Early endosomes collect and sort cargoes before maturing into late endosomes that ferry those cargoes to the lysosome. Liu et al. identify two proteins that spur early endosomes to transform and thus help ensure that cellular deliveries occur on schedule (1).

As an early endosome morphs into a late endosome, it revamps its molecular composition. Early endosomes carry the GTPase Rab5, which attracts components, such as Vps34 and the CORVET/HOPS tethering complex, that enable them to fuse with other early endosomes (2). Early endosomes also carry phosphatidylinositol 3-phosphate (PtdIns3P), a phospholipid that promotes fusion with other early endosomes and helps sort cargoes (3). When early endosomes begin to convert into late endosomes, they swap Rab5 for the GTPase Rab7. And instead of PtdIns3P, late endosomes sport the phosphatidylinositide PtdIns(3,5)P2 (4). Replacement of PtdIns3P is a key step, but researchers are still trying to work out which proteins control its levels on maturing endosomes.

Liu et al. followed endosome maturation in C. elegans coelomocytes, the worm’s version of macrophages. The researchers had previously discovered that knocking out VPS-18, a component of the CORVET/HOPS complex, impairs fusion between endosomes and lysosomes. When they screened worms for mutations that could partially overcome this defect, the researchers identified two genes they named sorf-1 and sorf-2.

“We’ve discovered a mechanism for PtdIns3P regulation on endosomes.”

Loss of either gene resulted in oversized early endosomes carrying extra amounts of PtdIns3P. To determine the genes’ roles in endosome dynamics, the researchers injected a red dye into worms. In normal nematodes, coelomocytes absorb the dye, which then briefly appears in early endosomes before moving on to late endosomes. In worms lacking either sorf-1 or sorf-2, however, the dye remained longer in early endosomes.

Next, the researchers tracked the levels of Rab7 and PtdIns3P on maturing endosomes. In cells from normal worms, the amount of PtdIns3P on endosomes rose and stabilized. The level then plunged at about the same time as the level of Rab7 peaked. But in cells from worms missing sorf-1, sorf-2, or both genes, PtdIns3P remained on endosomes for about twice as long.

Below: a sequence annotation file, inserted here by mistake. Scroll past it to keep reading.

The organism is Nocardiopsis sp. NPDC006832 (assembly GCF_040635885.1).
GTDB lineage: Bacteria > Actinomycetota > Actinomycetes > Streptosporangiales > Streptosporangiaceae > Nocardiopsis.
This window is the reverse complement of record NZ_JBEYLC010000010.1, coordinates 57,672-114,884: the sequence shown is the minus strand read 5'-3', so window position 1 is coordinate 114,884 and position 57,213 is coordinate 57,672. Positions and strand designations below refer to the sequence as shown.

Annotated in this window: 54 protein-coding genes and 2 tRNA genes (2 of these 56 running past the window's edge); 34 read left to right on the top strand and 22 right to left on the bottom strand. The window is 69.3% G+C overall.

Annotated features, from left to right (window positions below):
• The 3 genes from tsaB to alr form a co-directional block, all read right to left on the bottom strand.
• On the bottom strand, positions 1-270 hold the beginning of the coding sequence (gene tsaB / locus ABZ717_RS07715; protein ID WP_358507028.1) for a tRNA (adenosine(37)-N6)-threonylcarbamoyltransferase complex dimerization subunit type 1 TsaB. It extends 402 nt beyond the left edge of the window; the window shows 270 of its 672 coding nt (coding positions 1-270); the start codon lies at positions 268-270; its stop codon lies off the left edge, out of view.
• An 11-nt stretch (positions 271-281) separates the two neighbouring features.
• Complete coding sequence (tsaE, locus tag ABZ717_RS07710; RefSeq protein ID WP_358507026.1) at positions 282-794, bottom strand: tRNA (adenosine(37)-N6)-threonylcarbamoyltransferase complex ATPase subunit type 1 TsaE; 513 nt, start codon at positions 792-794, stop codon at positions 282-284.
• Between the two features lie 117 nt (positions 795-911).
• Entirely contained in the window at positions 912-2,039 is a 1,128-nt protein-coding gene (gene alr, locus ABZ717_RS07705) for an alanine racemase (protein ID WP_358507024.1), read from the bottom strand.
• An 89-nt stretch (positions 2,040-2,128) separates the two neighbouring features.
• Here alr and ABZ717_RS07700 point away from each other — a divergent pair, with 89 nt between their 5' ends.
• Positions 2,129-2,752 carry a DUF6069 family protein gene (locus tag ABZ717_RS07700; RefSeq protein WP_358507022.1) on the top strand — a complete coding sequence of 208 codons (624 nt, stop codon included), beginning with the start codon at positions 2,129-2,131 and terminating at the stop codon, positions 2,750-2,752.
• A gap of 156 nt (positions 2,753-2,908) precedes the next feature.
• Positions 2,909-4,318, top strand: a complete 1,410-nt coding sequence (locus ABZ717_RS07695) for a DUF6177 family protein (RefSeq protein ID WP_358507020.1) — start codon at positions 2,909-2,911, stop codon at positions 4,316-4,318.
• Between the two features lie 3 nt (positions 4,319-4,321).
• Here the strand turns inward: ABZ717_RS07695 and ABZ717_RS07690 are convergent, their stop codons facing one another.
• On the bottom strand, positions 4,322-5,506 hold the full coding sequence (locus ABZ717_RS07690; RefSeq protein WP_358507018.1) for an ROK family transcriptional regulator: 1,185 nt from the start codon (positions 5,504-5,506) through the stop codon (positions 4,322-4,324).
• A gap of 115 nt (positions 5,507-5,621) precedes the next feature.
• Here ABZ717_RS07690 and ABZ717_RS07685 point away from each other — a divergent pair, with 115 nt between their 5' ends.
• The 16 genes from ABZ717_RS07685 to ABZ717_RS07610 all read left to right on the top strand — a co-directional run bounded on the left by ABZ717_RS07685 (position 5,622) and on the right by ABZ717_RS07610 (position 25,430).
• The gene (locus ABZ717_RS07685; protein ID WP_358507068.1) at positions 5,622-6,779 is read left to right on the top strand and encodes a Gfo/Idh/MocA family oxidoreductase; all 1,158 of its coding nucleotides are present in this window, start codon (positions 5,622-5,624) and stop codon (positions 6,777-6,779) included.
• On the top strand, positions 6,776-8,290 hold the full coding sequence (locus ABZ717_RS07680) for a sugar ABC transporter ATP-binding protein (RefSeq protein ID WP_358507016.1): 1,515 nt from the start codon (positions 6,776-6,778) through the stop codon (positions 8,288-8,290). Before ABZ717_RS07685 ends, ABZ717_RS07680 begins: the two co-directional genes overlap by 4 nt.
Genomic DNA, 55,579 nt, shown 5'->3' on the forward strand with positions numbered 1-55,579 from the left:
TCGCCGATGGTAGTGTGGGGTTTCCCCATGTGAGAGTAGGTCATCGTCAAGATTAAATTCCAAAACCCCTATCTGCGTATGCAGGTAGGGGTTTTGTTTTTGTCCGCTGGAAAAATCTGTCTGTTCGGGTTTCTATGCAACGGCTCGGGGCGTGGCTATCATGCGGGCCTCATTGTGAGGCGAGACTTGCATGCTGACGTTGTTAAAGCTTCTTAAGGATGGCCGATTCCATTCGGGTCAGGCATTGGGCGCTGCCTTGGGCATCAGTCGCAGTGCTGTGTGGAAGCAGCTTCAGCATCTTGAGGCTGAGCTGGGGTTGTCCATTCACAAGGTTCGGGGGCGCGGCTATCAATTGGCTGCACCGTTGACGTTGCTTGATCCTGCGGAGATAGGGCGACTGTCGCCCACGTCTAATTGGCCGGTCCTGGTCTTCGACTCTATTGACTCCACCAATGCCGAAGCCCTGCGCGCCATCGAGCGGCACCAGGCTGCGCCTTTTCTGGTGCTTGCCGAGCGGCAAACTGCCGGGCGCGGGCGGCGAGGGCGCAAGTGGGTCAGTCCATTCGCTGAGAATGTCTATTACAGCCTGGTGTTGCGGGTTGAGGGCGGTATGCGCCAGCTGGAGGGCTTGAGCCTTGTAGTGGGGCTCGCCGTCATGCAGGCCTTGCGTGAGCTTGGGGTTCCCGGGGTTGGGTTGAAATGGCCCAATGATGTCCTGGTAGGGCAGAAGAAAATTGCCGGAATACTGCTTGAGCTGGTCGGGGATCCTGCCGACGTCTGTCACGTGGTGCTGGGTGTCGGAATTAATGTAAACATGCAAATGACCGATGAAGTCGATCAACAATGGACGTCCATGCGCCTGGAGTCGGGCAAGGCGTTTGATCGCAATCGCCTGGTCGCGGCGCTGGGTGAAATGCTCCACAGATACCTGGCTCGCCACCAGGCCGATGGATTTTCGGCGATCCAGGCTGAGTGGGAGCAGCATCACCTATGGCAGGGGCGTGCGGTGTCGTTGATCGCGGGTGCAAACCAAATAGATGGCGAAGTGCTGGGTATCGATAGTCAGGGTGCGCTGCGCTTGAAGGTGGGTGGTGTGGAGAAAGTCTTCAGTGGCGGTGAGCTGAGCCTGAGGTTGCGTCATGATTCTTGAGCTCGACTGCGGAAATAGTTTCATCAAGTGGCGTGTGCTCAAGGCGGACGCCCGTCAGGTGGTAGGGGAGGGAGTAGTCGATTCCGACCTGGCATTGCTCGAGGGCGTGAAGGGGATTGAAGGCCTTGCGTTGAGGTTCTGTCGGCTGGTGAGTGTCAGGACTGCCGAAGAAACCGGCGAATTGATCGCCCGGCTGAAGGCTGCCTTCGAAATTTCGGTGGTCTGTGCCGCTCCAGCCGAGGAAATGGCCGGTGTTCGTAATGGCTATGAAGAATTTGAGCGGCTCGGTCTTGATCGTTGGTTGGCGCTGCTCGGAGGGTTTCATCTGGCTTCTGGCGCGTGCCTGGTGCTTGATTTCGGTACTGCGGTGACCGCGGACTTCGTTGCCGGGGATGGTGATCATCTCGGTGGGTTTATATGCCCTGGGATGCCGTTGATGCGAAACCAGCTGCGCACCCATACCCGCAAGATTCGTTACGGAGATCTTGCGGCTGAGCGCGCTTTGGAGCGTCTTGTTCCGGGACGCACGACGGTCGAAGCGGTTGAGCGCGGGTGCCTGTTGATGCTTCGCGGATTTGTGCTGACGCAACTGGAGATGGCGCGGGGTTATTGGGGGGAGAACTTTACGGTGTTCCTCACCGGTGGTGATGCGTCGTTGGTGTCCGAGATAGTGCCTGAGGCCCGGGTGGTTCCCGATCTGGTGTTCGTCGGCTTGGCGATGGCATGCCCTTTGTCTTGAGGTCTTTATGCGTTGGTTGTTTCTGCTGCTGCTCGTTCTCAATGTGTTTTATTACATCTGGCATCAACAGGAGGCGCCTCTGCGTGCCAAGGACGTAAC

PtdIns3P didn’t leave the endosomes at all if Liu et al. also deleted one of the genes involved in replacing Rab5 with Rab7. So the researchers asked what happens to early endosomes if PtdIns3P doesn’t depart. Although early endosomes often merge with each other, endosomes that retained PtdIns3P fused even more often, producing giant organelles. These results indicate that SORF-1 and SORF-2 team up with the Rab-switching proteins to reduce PtdIns3P levels on maturing endosomes, thereby preventing them from growing too large.

To determine which proteins help SORF-1 and SORF-2 perform this job, the researchers deleted genes that alter PtdIns3P abundance. They discovered that Beclin1, which is part of the PI3K complex that synthesizes PtdIns3P on early endosomes, interacts with SORF-1 and SORF-2. Their experiments suggest that sorf-1 and sorf-2 act through Beclin1 to reduce PtdIns3P synthesis on early endosomes.

Humans carry their own versions of SORF-1 and SORF-2, WDR91 and WDR81. Liu et al. determined that these proteins gather on early endosomes in human cells and interact with Beclin1. By inhibiting the PI3K complex, WDR91 and WDR81 diminish PtdIns3P levels and promote intracellular trafficking.

Prompt endosome transport is important for many cellular functions, including signaling, and the study suggests that sorf-1 and sorf-2 speed the process along by promoting endosome maturation. “We’ve discovered a mechanism for PtdIns3P regulation on endosomes,” says senior author Chonglin Yang. The findings might also provide insight into the mechanism behind a rare disease. Mutations in WDR81 trigger CAMRQ2 syndrome. The symptoms of the illness, which include mental retardation and the inability to walk, could stem from faulty endosome transport. The results suggest that researchers should check whether mutations in WDR91 also cause disease, Yang says.

References

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Author notes

Text by Mitch Leslie